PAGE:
In the dangerous world of Joseph Stalin’s Russia, an embattled Dmitri Shostakovich unveiled a new symphony that would miraculously please both audiences and the authorities. Limelight Magazine's Angus McPherson speaks to Asher Fisch and Mark Wigglesworth about the music that changed the composer's life forever.
The conditions under which Dmitri Shostakovich wrote his Fifth Symphony were so extreme that any misstep could easily have led to his arrest and death. It’s remarkable that the Russian composer was able to produce anything at all, let alone a work that would see him immortalised in concert halls around the world.
“It is difficult to imagine with what fear and trembling we lived through the Stalinist reign of terror,” Shostakovich’s friend and fellow composer Venyamin Basner recalls in Elizabeth Wilson’s biography Shostakovich: A Life Remembered. “Dmitri Dmitriyevich was in some ways broken by this terror.”
In 1937, Shostakovich was reeling from the official condemnation of his opera Lady Macbeth of the Mtsensk District – famously condemned as ‘muddle instead of music’ in Pravda after Stalin attended a performance – and had, in December 1936, pulled the plug on the premiere of his Fourth Symphony. His income dried up and friends and colleagues were being arrested left and right, sent to labour camps or killed, during the period known as the Great Terror that gripped Russia from 1936 to 1938.
Basner describes how Shostakovich endured a chilling interview at the infamous NKVD headquarters in Leningrad about his relationship with Marshal Mikhail Tukhachevsky – a military officer and violinist – who would soon be executed for treason. After suffering through a terrifying weekend in which he sought to keep his fears from his family, Shostakovich returned to the ‘Big House’ for what he was sure would be a fatal second interview. But when he got there his interviewer was nowhere to be found, having himself been arrested and imprisoned.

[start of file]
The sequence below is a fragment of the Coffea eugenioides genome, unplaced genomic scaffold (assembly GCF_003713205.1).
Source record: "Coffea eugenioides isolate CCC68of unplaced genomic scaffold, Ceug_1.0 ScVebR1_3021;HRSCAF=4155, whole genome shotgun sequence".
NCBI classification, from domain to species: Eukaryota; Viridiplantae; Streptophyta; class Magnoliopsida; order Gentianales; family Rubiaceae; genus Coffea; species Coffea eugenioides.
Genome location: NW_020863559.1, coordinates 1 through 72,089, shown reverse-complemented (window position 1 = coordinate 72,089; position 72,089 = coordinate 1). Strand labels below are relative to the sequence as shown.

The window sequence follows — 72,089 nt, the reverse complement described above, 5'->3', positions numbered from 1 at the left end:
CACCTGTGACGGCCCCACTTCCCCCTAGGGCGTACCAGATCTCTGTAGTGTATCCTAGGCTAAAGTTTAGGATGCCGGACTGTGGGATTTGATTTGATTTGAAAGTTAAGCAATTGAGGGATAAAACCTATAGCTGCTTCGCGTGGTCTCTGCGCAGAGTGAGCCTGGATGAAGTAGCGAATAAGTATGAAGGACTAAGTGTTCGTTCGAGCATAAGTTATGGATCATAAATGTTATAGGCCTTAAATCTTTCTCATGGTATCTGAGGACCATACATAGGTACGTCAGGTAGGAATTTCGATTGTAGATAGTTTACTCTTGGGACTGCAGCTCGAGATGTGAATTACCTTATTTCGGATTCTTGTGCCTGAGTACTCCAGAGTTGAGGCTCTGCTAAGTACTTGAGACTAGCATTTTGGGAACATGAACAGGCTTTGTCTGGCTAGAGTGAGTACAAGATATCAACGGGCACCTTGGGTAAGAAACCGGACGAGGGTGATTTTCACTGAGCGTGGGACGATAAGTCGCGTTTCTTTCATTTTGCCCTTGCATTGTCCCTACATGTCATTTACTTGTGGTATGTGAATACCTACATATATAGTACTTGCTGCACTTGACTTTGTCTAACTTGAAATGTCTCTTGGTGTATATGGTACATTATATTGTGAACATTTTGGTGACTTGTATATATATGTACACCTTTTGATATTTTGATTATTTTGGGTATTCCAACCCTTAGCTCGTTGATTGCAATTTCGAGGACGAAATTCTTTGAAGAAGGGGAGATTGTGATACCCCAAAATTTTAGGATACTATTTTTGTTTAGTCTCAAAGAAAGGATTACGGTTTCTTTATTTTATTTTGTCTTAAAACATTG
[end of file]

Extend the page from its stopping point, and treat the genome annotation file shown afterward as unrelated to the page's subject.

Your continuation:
It was during this turbulent time that Shostakovich penned his Fifth Symphony, which premiered on 21 November, 1937. With its grim opening chords, an agonising slow movement so soulful that the audience at the premiere reportedly wept en masse, and a bombastic finale that’s been interpreted as either the triumphant culmination of a Beethoven-esque symphonic journey from dark to light or a bitter critique of the Soviet authorities, the symphony left its mark on the audience.
“The greatest event of these days was the performance in the Philharmonic of the Fifth Symphony of our teacher, D. D. Shostakovich, which immediately won over all musicians and non-musicians by the depth of the music, the sincerity and singular talent of its orchestral writing,” remembers Veniman Fleyshman in Laurel Fay’s Shostakovich biography.
While the adulation of the authorities was guarded at first – the conductor Yevgeny Mravinsky’s holding the score above his head to the unrelenting applause of the audience unsettled them – repeat performances cemented Shostakovich’s rehabilitation.
This rehabilitation was no doubt aided by a statement released over Shostakovich’s signature that appeared ahead of the Moscow premiere, in which the composer alluded to a critical response that gave him special pleasure: “It was said that the Fifth Symphony is the practical creative answer of a Soviet artist to just criticism.”
In any case, the work was a success. Sergei Prokofiev wrote to his colleague, “I was extremely impressed by many parts of the symphony, although it became clear to me that it is praised not for the things that it should be praised for, which probably go unnoticed. In any case, it’s good that it is praised; after ‘the frosts of yesterday’ which we comrade-composers have experienced, the appearance of a real and fresh piece of music is a joyful event.”